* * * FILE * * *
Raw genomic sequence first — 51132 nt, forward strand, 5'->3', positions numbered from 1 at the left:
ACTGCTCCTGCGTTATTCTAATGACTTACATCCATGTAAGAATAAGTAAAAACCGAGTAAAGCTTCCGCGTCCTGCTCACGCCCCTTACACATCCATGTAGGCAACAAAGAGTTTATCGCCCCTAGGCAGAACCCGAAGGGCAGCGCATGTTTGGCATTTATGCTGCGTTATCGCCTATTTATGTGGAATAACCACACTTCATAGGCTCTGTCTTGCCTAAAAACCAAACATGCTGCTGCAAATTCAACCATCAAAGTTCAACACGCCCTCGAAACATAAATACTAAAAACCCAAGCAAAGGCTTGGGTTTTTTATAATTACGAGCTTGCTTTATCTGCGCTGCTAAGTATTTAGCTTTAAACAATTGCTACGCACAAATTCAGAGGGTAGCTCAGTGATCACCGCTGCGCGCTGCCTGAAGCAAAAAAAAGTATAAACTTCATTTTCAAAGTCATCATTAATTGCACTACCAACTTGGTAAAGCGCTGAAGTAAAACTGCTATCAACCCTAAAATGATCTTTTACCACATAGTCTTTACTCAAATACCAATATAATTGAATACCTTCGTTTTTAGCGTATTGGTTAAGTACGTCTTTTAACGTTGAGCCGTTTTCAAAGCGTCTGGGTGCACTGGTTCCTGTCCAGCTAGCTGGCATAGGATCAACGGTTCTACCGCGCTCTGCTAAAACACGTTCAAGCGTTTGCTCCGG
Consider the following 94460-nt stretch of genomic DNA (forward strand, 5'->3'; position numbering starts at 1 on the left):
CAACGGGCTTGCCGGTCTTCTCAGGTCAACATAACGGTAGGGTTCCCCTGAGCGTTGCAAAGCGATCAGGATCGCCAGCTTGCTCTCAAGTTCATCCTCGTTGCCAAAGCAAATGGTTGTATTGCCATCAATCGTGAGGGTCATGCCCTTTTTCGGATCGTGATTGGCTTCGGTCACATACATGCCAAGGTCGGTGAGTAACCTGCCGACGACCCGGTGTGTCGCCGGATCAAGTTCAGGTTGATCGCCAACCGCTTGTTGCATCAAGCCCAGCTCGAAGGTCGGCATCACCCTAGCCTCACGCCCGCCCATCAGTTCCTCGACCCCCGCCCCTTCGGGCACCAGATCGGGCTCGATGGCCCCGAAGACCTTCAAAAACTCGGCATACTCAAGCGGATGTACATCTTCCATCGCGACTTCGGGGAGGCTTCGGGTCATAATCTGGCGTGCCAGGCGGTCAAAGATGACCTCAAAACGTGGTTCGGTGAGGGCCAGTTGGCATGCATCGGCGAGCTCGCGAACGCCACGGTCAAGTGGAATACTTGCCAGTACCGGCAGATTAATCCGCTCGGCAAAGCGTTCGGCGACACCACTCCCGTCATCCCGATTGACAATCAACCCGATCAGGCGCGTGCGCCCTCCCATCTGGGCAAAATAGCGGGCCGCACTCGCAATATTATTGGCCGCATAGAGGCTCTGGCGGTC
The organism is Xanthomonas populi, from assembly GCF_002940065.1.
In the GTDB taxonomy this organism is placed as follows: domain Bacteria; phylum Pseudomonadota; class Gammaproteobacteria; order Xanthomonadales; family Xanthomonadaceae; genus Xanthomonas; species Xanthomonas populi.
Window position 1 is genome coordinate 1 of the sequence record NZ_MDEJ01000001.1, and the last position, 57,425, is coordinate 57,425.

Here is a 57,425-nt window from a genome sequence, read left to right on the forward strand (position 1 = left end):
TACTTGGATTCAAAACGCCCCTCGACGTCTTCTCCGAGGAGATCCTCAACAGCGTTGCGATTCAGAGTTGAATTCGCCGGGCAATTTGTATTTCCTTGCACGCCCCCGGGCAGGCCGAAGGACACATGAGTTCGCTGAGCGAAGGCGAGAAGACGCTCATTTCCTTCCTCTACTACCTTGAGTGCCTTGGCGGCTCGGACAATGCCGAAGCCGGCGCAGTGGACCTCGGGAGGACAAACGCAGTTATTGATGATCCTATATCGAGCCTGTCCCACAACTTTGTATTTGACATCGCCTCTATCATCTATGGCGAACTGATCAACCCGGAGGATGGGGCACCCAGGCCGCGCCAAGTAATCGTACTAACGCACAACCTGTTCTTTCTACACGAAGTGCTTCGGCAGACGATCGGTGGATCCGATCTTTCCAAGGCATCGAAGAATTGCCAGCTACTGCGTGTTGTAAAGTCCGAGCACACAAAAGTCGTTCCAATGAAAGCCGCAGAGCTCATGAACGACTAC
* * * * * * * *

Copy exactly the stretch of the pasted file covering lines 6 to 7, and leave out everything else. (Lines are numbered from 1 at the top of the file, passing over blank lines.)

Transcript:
In the GTDB taxonomy this organism is placed as follows: domain Bacteria; phylum Pseudomonadota; class Gammaproteobacteria; order Xanthomonadales; family Xanthomonadaceae; genus Xanthomonas; species Xanthomonas populi.
Window position 1 is genome coordinate 1 of the sequence record NZ_MDEJ01000001.1, and the last position, 57,425, is coordinate 57,425.